However, the relationships between brain functional connectivity and psychological measures such as intelligence are not fully defined. In the present exploratory study, we pursued this line of research further by considering how the several indices of intelligence measured by the Wechsler Adult Intelligence Scale (WAIS-III) related to connection strengths and network properties in a brain network defined by a set of 82 a priori cortical and subcortical regions derived from an atlas (Tzourio-Mazoyer et al., 2002). The use of a smaller set of regions of interest preserves structural and physiological similarities, while simplifying the analysis and easing the interpretation of the findings relative to the commonly used voxel-wise approach. In contrast to some studies that considered a priori regions known to be related to intelligence (Song et al., 2008; Cole et al., 2012), the present study explored the brain as a whole, with no region-specific or network-specific hypotheses. This analysis could help to elucidate how the human brain supports particular intellectual processes, extending previous work and providing background to future studies.

Materials and Methods

Participants

Thirty one healthy people were recruited from the academic community and the local population living in the state of São Paulo, Brazil. They were right-handed, had no history of neurological or psychological illnesses, and were native speakers of Brazilian Portuguese. People with a range of educational levels were recruited to provide a greater range of intelligence scores (Table 1). Thirty of these participants made up Dataset 1. Volunteers participated in this study after responding to the standard screening interview of the Hospital of Clinics in Ribeirão Preto, and providing written consent as approved by the Research Ethics Committee of University of São Paulo.

TABLE 1
www.frontiersin.org

Table 1. Demographic data and estimated intelligence scores.

Measures of Individual Intelligence

The level of intellectual performance was measured (Gérson S. Santos Neto and Sara R. E. Rosset) using the WAIS III test (Wechsler Adult Intelligence Scale) as modified for the Portuguese-speaking population of Brazil (Nascimento, 1998). WAIS-III is a widely used instrument that assesses several cognitive domains contributing to intelligence. It has high test-retest reliability and a large database for comparison and standardization (Gläscher et al., 2009). Measurements originating from the third version of the test are the four fundamental indices Verbal Comprehension Index, Perceptual Organization Index, Working Memory Index, and Processing Speed Index; and the overall score, Full-Scale IQ. The test took 1 h 30 min on average and was given at a separate time from the image acquisition (less than 2 months apart, except for one participant with a 3-month difference).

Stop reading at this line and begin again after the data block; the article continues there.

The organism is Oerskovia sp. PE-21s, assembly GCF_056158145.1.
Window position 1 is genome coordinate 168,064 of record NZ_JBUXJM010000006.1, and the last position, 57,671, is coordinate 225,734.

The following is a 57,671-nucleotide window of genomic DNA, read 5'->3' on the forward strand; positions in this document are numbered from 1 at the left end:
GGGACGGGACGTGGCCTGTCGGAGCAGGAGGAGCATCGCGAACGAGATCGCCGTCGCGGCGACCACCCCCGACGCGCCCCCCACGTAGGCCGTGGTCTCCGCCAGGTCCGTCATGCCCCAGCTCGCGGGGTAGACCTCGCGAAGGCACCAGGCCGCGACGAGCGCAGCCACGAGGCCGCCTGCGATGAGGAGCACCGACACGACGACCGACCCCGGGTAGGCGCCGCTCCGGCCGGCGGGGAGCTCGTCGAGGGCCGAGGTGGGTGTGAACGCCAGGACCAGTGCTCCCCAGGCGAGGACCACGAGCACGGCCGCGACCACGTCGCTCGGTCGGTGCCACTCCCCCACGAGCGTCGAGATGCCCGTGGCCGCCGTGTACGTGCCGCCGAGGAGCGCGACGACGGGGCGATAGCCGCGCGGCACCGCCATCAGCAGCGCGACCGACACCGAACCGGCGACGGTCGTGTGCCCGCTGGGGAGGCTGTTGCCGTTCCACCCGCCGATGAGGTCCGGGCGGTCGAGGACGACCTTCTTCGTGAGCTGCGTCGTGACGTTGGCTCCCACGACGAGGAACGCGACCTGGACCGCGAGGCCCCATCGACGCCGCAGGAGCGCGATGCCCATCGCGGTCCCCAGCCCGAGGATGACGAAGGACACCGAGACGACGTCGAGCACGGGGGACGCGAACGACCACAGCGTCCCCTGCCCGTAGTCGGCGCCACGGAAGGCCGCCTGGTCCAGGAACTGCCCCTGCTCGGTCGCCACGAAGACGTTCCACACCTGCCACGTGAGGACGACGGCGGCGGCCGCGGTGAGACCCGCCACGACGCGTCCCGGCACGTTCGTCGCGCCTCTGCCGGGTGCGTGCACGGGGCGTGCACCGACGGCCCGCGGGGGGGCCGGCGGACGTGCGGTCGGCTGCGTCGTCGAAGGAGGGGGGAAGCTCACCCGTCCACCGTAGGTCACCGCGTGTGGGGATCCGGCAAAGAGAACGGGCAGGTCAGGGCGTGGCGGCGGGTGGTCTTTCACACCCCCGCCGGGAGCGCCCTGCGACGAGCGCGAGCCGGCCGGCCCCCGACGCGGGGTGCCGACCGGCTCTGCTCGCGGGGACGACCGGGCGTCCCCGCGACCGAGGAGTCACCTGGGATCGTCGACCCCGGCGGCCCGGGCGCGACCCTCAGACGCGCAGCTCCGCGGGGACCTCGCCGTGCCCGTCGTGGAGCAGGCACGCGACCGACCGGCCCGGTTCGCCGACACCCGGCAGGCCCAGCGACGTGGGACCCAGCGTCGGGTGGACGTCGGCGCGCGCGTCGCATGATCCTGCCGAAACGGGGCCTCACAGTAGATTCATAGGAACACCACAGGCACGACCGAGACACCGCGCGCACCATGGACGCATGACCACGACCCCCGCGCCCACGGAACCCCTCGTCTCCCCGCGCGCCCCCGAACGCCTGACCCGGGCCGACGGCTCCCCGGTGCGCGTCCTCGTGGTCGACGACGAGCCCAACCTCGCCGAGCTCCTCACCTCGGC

Data Acquisition

Resting-state functional magnetic resonance images (eyes open, no fixation) from each participant were acquired in a Phillips 3 Tesla scanner with a Quasar Dual gradient system (80 mT/m, 200 mT/m/ms), using an eight channel head coil and SENSE encoding. An EPI sequence was performed with the following parameters: 2000 ms repetition time, 30 ms echo time, 240 × 240 mm field of view, 3 × 3 mm in-plane voxel size, 4.0 mm slice thickness, 0.5 mm slice gap, 32 slices, 80° flip angle, 200 volumes, 25.2 Hz bandwidth per pixel. Overall functional acquisition time was 6:48, including four initial volumes that were discarded prior to analysis.

High-resolution anatomical images were also acquired using a 3D T1 weighted turbo-field-echo gradient sequence with the following parameters: 2500 ms repetition time, 3.2 ms echo time, 7.0 ms time echo spacing, 900 ms inversion time, 1 mm isotropic voxel size, 8° flip angle, 240 × 240 × 160 mm3 field of view, and overall time 5:19. Diffusion and other functional images were also acquired, but not used in the present analysis.